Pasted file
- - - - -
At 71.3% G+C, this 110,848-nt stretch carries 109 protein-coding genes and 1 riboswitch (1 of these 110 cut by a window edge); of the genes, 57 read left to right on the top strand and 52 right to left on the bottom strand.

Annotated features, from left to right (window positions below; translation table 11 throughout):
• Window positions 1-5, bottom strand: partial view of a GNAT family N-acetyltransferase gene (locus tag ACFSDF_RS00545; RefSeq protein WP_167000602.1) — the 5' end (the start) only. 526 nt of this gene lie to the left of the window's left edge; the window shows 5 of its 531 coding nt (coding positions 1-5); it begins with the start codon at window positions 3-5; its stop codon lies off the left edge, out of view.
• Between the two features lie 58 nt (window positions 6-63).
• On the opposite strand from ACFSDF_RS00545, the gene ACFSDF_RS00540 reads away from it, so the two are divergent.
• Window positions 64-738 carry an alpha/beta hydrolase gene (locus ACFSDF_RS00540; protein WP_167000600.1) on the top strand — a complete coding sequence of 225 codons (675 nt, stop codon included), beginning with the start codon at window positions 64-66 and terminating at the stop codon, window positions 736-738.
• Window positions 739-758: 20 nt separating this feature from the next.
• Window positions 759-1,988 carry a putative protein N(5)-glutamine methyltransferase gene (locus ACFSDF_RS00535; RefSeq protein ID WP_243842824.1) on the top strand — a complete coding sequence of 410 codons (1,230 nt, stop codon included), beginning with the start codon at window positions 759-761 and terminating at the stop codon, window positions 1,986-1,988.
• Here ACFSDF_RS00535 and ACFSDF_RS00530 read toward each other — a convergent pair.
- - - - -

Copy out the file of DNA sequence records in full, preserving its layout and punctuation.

At 71.3% G+C, this 110,848-nt stretch carries 109 protein-coding genes and 1 riboswitch (1 of these 110 cut by a window edge); of the genes, 57 read left to right on the top strand and 52 right to left on the bottom strand.

Annotated features, from left to right (window positions below; translation table 11 throughout):
• Window positions 1-5, bottom strand: partial view of a GNAT family N-acetyltransferase gene (locus tag ACFSDF_RS00545; RefSeq protein WP_167000602.1) — the 5' end (the start) only. 526 nt of this gene lie to the left of the window's left edge; the window shows 5 of its 531 coding nt (coding positions 1-5); it begins with the start codon at window positions 3-5; its stop codon lies off the left edge, out of view.
• Between the two features lie 58 nt (window positions 6-63).
• On the opposite strand from ACFSDF_RS00545, the gene ACFSDF_RS00540 reads away from it, so the two are divergent.
• Window positions 64-738 carry an alpha/beta hydrolase gene (locus ACFSDF_RS00540; protein WP_167000600.1) on the top strand — a complete coding sequence of 225 codons (675 nt, stop codon included), beginning with the start codon at window positions 64-66 and terminating at the stop codon, window positions 736-738.
• Window positions 739-758: 20 nt separating this feature from the next.
• Window positions 759-1,988 carry a putative protein N(5)-glutamine methyltransferase gene (locus ACFSDF_RS00535; RefSeq protein ID WP_243842824.1) on the top strand — a complete coding sequence of 410 codons (1,230 nt, stop codon included), beginning with the start codon at window positions 759-761 and terminating at the stop codon, window positions 1,986-1,988.
• Here ACFSDF_RS00535 and ACFSDF_RS00530 read toward each other — a convergent pair.